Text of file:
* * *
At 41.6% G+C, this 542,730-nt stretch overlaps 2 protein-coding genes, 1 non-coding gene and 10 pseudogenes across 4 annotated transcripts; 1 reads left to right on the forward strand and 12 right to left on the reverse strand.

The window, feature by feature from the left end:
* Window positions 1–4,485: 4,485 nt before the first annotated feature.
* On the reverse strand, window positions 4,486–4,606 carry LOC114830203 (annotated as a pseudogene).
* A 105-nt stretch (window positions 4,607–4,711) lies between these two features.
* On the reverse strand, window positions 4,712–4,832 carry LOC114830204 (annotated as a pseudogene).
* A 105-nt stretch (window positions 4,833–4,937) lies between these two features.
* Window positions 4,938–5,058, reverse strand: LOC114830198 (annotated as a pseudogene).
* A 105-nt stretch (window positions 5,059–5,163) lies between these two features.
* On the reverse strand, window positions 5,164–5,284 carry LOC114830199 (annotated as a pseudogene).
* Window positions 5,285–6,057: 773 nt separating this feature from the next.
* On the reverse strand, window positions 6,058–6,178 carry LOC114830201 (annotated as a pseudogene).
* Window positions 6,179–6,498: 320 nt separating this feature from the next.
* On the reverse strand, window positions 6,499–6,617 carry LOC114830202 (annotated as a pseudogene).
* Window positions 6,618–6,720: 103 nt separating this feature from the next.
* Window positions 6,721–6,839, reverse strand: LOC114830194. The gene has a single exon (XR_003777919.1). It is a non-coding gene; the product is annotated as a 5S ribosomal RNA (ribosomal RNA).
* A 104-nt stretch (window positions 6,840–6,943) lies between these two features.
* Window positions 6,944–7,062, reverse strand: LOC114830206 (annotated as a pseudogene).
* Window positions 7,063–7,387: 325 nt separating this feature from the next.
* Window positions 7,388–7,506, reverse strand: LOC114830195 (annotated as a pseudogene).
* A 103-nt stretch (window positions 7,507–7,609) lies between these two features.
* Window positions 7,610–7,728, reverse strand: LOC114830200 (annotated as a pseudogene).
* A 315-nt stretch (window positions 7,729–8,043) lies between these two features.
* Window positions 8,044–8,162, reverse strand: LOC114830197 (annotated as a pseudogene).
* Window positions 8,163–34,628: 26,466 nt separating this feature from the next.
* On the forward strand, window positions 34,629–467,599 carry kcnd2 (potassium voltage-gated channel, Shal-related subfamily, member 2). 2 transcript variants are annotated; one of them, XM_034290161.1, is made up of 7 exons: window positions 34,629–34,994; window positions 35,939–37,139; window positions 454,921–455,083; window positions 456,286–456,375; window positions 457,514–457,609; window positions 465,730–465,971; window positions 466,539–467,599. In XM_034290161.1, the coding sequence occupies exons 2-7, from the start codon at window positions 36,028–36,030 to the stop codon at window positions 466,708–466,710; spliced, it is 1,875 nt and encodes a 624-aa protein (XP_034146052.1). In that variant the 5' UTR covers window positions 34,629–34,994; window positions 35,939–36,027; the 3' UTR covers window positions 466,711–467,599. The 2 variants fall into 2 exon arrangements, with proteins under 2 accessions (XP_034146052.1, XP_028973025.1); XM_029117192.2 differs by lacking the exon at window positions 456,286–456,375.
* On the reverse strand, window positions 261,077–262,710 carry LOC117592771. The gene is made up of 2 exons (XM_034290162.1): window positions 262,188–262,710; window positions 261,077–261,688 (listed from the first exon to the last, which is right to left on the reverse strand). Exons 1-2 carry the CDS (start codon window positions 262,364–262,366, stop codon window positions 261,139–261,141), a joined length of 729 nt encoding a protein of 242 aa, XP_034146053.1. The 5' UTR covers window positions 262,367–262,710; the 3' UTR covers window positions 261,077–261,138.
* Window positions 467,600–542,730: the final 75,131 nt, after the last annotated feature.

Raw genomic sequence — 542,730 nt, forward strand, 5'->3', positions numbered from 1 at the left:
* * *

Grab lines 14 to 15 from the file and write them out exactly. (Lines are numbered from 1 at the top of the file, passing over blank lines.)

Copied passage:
* On the reverse strand, window positions 6,499–6,617 carry LOC114830202 (annotated as a pseudogene).
* Window positions 6,618–6,720: 103 nt separating this feature from the next.